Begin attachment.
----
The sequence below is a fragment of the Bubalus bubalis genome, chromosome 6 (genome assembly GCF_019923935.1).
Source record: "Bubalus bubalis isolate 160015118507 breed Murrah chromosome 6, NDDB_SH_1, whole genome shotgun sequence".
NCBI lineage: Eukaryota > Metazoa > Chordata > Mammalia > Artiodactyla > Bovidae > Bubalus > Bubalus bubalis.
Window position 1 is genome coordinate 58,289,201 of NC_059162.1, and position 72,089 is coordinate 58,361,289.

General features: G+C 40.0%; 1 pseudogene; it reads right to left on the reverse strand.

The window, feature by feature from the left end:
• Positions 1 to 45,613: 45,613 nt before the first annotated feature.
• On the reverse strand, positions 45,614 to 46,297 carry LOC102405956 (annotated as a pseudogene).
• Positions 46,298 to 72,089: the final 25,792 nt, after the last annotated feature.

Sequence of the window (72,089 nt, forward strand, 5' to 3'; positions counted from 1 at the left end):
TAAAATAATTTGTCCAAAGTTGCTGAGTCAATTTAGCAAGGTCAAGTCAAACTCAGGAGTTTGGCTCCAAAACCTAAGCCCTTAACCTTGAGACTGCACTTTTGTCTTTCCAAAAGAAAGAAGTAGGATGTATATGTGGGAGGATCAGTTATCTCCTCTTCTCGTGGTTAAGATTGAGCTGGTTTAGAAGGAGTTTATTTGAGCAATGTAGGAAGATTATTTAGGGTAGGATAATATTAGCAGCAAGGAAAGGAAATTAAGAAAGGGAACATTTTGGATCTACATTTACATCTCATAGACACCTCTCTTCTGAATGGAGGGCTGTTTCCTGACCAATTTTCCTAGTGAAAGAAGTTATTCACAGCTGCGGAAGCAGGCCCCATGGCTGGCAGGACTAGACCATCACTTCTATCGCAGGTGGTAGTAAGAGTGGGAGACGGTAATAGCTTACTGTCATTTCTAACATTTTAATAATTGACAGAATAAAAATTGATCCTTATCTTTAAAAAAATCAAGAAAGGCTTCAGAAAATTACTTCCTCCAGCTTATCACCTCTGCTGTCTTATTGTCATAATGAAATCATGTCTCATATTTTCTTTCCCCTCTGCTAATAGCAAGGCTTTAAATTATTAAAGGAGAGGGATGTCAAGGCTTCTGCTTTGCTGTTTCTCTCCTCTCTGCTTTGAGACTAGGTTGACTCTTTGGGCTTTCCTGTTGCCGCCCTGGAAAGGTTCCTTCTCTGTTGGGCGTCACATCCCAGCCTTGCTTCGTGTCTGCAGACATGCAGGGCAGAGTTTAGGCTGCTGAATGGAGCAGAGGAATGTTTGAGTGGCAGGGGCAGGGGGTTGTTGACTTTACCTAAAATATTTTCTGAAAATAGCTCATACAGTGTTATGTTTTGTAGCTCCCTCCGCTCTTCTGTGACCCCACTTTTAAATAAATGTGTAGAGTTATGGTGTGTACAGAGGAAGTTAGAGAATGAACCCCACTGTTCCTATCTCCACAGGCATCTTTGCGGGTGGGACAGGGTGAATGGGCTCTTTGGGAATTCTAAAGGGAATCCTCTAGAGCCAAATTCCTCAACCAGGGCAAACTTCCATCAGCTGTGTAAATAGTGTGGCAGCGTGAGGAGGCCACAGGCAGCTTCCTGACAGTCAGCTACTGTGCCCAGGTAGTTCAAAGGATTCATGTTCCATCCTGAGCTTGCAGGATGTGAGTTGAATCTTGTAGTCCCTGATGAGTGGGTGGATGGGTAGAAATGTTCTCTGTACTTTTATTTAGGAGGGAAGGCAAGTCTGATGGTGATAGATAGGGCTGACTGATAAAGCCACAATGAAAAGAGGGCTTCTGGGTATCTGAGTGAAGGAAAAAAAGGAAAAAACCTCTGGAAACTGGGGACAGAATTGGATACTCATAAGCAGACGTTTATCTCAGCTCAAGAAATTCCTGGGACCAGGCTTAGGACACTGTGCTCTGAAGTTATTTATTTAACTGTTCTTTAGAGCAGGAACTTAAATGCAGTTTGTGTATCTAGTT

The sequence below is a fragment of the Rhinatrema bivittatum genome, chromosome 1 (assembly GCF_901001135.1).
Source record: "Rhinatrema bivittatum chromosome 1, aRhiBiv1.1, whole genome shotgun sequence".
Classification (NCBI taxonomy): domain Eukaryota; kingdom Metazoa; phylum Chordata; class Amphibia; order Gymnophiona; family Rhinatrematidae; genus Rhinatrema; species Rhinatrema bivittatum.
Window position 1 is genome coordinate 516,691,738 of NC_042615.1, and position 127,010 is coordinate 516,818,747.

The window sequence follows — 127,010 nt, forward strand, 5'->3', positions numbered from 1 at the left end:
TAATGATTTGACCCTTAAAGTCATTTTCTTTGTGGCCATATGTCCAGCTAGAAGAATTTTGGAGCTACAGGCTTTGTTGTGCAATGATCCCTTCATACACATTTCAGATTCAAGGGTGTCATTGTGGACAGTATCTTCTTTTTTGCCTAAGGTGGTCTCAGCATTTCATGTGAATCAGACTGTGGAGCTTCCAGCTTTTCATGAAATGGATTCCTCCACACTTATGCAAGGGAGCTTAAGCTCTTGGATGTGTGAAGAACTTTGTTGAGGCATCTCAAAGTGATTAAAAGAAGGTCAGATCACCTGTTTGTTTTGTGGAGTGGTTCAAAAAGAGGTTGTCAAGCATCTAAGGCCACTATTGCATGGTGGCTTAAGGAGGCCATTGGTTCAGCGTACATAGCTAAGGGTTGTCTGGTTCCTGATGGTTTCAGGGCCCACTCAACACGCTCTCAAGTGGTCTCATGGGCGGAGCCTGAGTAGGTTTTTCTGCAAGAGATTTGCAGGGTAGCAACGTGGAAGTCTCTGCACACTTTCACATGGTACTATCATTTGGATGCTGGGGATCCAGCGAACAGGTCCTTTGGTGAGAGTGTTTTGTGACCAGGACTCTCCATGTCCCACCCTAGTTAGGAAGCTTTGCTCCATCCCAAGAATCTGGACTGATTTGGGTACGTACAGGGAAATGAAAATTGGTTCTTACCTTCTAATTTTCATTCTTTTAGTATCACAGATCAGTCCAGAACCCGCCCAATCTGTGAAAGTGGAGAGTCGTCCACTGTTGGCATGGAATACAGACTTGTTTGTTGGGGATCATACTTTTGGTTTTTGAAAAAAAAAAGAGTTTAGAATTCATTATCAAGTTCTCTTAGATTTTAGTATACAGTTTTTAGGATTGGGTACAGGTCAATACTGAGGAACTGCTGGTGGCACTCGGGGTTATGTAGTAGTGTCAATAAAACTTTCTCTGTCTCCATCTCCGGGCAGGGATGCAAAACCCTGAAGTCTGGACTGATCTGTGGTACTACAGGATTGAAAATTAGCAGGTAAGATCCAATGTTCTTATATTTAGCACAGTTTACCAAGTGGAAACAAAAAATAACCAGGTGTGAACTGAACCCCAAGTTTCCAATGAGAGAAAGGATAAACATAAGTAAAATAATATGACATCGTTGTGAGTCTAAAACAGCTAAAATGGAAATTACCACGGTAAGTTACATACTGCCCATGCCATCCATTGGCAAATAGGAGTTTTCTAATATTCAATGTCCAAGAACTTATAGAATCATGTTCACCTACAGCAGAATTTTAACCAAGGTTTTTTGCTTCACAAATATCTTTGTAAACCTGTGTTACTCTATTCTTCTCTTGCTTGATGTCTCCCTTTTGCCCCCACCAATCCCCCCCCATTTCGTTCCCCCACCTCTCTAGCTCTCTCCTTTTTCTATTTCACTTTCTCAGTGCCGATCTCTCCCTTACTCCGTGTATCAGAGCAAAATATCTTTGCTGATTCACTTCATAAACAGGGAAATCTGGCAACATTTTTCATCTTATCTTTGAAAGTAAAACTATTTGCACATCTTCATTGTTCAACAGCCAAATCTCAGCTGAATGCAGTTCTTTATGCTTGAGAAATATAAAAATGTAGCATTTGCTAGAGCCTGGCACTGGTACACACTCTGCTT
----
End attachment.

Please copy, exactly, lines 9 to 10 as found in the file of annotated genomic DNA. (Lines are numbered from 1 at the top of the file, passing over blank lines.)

• Positions 46,298 to 72,089: the final 25,792 nt, after the last annotated feature.

Sequence of the window (72,089 nt, forward strand, 5' to 3'; positions counted from 1 at the left end):